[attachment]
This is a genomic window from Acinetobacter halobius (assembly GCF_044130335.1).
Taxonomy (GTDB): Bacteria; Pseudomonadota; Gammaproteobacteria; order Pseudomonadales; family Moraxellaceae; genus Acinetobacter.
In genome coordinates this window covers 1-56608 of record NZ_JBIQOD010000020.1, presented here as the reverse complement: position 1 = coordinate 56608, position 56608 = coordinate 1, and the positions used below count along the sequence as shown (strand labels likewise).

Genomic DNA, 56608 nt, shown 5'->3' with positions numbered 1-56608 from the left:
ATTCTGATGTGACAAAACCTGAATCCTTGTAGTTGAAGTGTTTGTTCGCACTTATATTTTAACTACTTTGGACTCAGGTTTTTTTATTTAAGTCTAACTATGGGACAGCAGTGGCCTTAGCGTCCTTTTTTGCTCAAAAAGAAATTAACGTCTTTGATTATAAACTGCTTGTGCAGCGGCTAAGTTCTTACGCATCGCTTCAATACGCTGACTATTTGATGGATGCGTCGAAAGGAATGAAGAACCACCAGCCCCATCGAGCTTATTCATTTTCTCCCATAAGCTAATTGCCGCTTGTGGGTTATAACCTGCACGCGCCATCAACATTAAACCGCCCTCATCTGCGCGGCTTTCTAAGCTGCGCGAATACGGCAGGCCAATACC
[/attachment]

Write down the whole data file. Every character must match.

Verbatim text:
This is a genomic window from Acinetobacter halobius (assembly GCF_044130335.1).
Taxonomy (GTDB): Bacteria; Pseudomonadota; Gammaproteobacteria; order Pseudomonadales; family Moraxellaceae; genus Acinetobacter.
In genome coordinates this window covers 1-56608 of record NZ_JBIQOD010000020.1, presented here as the reverse complement: position 1 = coordinate 56608, position 56608 = coordinate 1, and the positions used below count along the sequence as shown (strand labels likewise).

Genomic DNA, 56608 nt, shown 5'->3' with positions numbered 1-56608 from the left:
ATTCTGATGTGACAAAACCTGAATCCTTGTAGTTGAAGTGTTTGTTCGCACTTATATTTTAACTACTTTGGACTCAGGTTTTTTTATTTAAGTCTAACTATGGGACAGCAGTGGCCTTAGCGTCCTTTTTTGCTCAAAAAGAAATTAACGTCTTTGATTATAAACTGCTTGTGCAGCGGCTAAGTTCTTACGCATCGCTTCAATACGCTGACTATTTGATGGATGCGTCGAAAGGAATGAAGAACCACCAGCCCCATCGAGCTTATTCATTTTCTCCCATAAGCTAATTGCCGCTTGTGGGTTATAACCTGCACGCGCCATCAACATTAAACCGCCCTCATCTGCGCGGCTTTCTAAGCTGCGCGAATACGGCAGGCCAATACC